Under UK law, employment rights are given only to those who qualify either as ‘employees’ or as ‘workers’. Employees work under a contract of employment and have full employment rights, including the right not to be unfairly dismissed. Workers, on the other hand, may still be self-employed for tax purposes and be completely flexible in how much work they choose to do, but nevertheless qualify for a number of rights, including the right to be paid the minimum wage and rights arising under the Working Time Regulations – including paid annual leave.
In Aslam and others v Uber, a number of Uber drivers are claiming that they count as workers and are bringing minimum wage and working time claims. To be workers they must show that they are engaged under a contract to work for Uber and that Uber cannot be described as merely a client or customer of the driver’s business.
At a preliminary hearing of the case an Employment Tribunal has now ruled that Uber drivers are indeed workers, with the result that their claims can go ahead. Uber had strenuously argued that all they did was provide a trading platform that put customers in contact with a number of drivers. They claimed that the drivers were working directly for the customer and were not doing work for Uber at all. The Tribunal rejected this argument. The reality of the situation was that Uber was not just a software company providing a trading platform; it was in the business of providing transportation to customers and marketed itself as such. Uber was concerned with providing a high quality service and was careful to select drivers who met their requirements. While drivers were free to choose when and for how long they worked, they were encouraged to accept potential rides when they were logged in to the system, the Uber App gave them a specific route to follow, and specified the fare to charge. Drivers could be penalised for cancelling rides that they had initially accepted and were not given any information about the identity of the customer.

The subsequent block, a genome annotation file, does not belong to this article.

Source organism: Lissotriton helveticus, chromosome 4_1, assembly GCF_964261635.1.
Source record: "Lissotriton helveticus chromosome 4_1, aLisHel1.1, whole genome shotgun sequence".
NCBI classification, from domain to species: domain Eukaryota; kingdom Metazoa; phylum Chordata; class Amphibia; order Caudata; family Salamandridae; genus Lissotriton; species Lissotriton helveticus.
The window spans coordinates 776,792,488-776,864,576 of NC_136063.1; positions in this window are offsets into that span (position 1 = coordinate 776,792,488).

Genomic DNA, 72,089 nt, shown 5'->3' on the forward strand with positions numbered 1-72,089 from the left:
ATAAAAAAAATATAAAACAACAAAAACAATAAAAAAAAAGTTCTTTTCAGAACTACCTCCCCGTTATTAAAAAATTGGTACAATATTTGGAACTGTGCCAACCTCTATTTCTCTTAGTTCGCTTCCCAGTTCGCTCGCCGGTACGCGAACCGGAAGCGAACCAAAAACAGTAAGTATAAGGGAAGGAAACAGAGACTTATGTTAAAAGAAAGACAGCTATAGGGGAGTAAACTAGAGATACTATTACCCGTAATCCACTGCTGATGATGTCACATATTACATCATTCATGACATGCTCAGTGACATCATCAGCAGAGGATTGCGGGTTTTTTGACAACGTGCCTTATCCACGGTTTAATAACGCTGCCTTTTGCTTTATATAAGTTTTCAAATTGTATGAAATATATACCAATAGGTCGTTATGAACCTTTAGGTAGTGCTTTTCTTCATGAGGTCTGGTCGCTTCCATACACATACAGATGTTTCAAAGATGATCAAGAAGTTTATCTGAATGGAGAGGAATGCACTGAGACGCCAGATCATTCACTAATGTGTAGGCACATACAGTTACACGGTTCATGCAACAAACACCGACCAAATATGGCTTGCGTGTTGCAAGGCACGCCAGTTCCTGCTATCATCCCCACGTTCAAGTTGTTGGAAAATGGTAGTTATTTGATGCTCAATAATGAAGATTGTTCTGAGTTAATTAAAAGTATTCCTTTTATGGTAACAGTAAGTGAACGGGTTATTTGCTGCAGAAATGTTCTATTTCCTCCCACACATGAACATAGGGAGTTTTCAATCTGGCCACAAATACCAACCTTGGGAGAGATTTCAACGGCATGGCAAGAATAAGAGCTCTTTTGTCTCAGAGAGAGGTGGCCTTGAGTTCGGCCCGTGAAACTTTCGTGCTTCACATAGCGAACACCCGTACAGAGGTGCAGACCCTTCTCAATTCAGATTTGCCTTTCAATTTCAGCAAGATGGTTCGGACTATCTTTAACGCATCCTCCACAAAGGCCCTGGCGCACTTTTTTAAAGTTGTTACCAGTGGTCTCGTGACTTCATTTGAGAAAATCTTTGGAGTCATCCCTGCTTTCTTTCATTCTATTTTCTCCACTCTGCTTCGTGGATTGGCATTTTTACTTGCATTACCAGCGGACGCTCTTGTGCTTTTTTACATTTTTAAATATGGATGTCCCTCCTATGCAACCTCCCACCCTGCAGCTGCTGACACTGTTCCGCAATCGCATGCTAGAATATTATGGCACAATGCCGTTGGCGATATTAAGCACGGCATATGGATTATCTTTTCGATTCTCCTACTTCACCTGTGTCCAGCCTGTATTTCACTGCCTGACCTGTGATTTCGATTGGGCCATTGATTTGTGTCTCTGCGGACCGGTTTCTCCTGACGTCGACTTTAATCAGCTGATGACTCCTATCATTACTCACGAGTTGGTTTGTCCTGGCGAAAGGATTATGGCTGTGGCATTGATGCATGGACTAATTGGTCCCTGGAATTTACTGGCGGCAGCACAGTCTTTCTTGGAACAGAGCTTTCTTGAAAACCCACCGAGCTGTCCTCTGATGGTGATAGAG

The Tribunal concluded that the drivers could not be said to be running individual businesses. In reality they were working for Uber and qualified as workers. This is a case with huge ramifications for Uber and an appeal is expected. However, it does not mean that every app or website designed to help suppliers contact customers will raise similar issues. The Tribunal’s decision is based very much on the particular arrangements made between Uber and its drivers. The case does, however, show that a tribunal will look beyond the phraseology of a contract and a reach a conclusion about what it feels is the reality of the relationship.
Sex Discrimination in the SPL Context Snell v Network Rail
It has been reported that a father was indirectly discriminated against on grounds of sex when his rate of pay for shared parental leave (SPL) was less than that of his wife.
The couple worked for Network Rail. Mr Snell’s wife planned to take 27 weeks off and he would then take a share of SPL. Although she was entitled to enhanced pay, he would only get statutory pay. Mr Snell is reported to have been awarded just over £28,000.
This case has identified a significant issue for employers in ensuring that where you enhance certain rates of pay, this is mirrored elsewhere so as not to discriminate against either sex. Network Rail is said to have changed its policy so that only the statutory amount is payable to both men and women during SPL. We’d recommend a policy review to see where you stand on this payment issue.